How to Erect Your Timber Frame Garage or Carport

SolidLox© is a simplified, quick and easy to erect, professional standard timber frame post and beam kit. For best results it is advisable for erection to be carried out by appropriately experienced construction trades people, or by highly experienced DIY’ers under supervision.

The installation instructions on this page are a sub-set of the fully detailed instructions you will receive with your kit and are provided for you to assess whether self erection will be appropriate for you.


Foundations for Timber Frame GarageFoundations do not form part of the SolidLox© standard service package, although they may be available in some locations. It is recommended that homeowners, builders, or developers should arrange for these to be provided in advance of the delivery of their SolidLox©

The type of foundation that you choose (e.g. strip, trench fill, raft, or pad) will be informed by ground conditions, frost heave, nearby trees and other vegetation, ground slopes, recent landfill, clay, sandstone, loamy soil, water table and the structural load of the building.

To save costs it is also advisable to consider the width and depth of excavation, concrete thickness, and relationship of concrete slab (if selected) to finished ground level. Any deliberate design slope, or fall, in the floor surface should also be considered in relation to drainage.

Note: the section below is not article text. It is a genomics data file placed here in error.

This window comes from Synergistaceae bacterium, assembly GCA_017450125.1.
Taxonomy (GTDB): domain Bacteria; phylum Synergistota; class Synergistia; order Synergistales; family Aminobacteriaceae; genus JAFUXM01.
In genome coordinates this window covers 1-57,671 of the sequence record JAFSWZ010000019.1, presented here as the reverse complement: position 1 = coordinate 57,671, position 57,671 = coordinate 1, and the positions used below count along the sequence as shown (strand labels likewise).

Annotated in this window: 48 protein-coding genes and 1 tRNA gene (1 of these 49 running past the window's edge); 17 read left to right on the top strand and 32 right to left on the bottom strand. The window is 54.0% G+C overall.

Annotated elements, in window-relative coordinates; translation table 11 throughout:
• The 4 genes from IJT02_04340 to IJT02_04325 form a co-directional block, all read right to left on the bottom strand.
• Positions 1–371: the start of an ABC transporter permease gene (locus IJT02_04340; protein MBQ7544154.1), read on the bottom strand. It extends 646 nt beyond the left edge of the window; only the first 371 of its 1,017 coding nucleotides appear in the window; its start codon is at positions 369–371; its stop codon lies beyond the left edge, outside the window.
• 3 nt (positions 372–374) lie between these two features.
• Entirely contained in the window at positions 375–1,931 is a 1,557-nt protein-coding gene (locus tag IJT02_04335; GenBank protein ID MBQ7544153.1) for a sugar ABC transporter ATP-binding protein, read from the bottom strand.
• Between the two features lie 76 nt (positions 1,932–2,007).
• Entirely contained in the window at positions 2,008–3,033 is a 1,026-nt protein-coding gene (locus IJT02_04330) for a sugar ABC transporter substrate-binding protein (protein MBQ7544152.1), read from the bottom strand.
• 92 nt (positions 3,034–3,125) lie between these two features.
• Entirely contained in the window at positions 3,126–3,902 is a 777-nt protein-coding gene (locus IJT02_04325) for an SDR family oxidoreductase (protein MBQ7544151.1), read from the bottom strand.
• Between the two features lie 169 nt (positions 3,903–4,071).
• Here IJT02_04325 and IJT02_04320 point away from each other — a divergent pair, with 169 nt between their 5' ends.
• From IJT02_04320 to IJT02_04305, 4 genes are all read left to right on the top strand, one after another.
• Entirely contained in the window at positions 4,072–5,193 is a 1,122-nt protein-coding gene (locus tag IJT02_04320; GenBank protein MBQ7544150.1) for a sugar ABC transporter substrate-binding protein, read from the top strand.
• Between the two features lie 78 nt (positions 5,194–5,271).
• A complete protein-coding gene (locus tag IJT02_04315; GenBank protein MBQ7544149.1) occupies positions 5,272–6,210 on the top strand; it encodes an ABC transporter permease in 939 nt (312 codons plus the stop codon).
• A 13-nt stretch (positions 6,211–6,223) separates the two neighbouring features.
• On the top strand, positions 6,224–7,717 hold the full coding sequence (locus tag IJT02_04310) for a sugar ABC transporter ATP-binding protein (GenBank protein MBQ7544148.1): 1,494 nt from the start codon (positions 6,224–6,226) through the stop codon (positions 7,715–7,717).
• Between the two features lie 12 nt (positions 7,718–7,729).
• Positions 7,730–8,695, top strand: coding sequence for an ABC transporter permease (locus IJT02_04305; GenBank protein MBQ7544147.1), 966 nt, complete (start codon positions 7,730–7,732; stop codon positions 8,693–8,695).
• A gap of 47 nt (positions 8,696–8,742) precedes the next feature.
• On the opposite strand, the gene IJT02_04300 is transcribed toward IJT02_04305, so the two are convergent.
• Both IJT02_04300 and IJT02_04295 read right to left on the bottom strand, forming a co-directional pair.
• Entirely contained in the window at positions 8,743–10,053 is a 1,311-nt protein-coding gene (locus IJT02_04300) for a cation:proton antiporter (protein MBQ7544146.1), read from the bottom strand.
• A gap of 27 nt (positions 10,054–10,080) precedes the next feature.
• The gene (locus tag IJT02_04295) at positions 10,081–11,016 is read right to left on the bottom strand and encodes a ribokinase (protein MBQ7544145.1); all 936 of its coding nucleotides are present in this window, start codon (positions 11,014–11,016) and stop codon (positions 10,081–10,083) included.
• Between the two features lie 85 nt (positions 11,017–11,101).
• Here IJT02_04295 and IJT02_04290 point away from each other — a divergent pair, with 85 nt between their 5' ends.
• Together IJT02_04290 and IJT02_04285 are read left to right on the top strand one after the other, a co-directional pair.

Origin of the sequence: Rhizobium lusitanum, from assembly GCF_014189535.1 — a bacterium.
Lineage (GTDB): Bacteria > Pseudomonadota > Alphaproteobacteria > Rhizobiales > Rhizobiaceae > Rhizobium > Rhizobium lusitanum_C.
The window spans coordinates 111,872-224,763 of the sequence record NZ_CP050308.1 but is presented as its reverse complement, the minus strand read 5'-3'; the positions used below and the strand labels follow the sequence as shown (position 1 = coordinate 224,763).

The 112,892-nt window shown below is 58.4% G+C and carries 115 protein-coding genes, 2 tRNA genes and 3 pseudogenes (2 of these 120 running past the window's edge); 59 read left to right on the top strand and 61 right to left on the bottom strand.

If a foundation slab is to be laid, ensure that this is either absolutely level, or that it exactly follows and specified fall / slope that may be required, e.g. to allow any water to drain off.  This accuracy is important, since it will affect your post and beam frame erection.

If possible, ensure that suitable foundations, concrete base, or post pads have been constructed in accordance with Building Regulation requirements before the delivery of your SolidLox© kit. Also make sure that the site is kept as safe as possible by ensuring that all excavations are properly backfilled and consolidated. Barriers should also be used to prevent people falling in.

Delivery & Unloading

SolidLox© kits are usually delivered by 40ft articulated lorry for unloading by the customer. Alternative vehicles may be available if required, e.g. for restricted access, but may incur a small surcharge. Delivery will usually be to kerbside, but at the drivers discretion may be onto any hard surface. Up to 1 hour is allowed for unloading, after which the transport company may ask for an additional charge.

Components should be placed on a firm, dry, hard standing and set slightly off the ground to avoid possible damage from any water collection. Care should be taken to stack these safely, avoiding any risk of slipping, falling over, displacement, or projection that could cause injury to people, or damage to the components.

Consideration of location of storage in relation to likely sequence of use / erection can make assembly significantly easier, quicker and safer.

If being stored for a period before erection, it is recommended that they be covered with waterproof sheeting in such a manner as to allow air circulation between timbers.